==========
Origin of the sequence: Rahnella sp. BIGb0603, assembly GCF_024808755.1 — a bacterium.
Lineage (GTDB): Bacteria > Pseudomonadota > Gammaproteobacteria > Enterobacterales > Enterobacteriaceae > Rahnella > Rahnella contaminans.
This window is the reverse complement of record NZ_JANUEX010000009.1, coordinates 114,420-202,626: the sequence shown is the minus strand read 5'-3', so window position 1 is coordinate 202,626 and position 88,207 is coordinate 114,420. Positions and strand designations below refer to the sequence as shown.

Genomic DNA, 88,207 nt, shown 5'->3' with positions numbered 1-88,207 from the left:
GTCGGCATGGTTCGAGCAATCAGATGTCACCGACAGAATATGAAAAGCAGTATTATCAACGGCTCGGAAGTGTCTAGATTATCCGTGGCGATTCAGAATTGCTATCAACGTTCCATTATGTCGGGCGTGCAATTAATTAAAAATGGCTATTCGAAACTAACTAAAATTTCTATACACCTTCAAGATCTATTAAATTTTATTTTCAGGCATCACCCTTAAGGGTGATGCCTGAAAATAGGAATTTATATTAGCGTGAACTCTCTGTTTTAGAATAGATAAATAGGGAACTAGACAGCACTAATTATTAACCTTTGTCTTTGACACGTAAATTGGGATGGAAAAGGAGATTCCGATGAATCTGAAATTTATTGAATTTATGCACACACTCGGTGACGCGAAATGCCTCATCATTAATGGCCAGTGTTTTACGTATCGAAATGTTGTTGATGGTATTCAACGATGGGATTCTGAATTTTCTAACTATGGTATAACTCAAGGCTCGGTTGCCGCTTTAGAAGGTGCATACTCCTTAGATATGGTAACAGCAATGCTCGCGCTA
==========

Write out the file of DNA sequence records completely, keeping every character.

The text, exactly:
Origin of the sequence: Rahnella sp. BIGb0603, assembly GCF_024808755.1 — a bacterium.
Lineage (GTDB): Bacteria > Pseudomonadota > Gammaproteobacteria > Enterobacterales > Enterobacteriaceae > Rahnella > Rahnella contaminans.
This window is the reverse complement of record NZ_JANUEX010000009.1, coordinates 114,420-202,626: the sequence shown is the minus strand read 5'-3', so window position 1 is coordinate 202,626 and position 88,207 is coordinate 114,420. Positions and strand designations below refer to the sequence as shown.

Genomic DNA, 88,207 nt, shown 5'->3' with positions numbered 1-88,207 from the left:
GTCGGCATGGTTCGAGCAATCAGATGTCACCGACAGAATATGAAAAGCAGTATTATCAACGGCTCGGAAGTGTCTAGATTATCCGTGGCGATTCAGAATTGCTATCAACGTTCCATTATGTCGGGCGTGCAATTAATTAAAAATGGCTATTCGAAACTAACTAAAATTTCTATACACCTTCAAGATCTATTAAATTTTATTTTCAGGCATCACCCTTAAGGGTGATGCCTGAAAATAGGAATTTATATTAGCGTGAACTCTCTGTTTTAGAATAGATAAATAGGGAACTAGACAGCACTAATTATTAACCTTTGTCTTTGACACGTAAATTGGGATGGAAAAGGAGATTCCGATGAATCTGAAATTTATTGAATTTATGCACACACTCGGTGACGCGAAATGCCTCATCATTAATGGCCAGTGTTTTACGTATCGAAATGTTGTTGATGGTATTCAACGATGGGATTCTGAATTTTCTAACTATGGTATAACTCAAGGCTCGGTTGCCGCTTTAGAAGGTGCATACTCCTTAGATATGGTAACAGCAATGCTCGCGCTA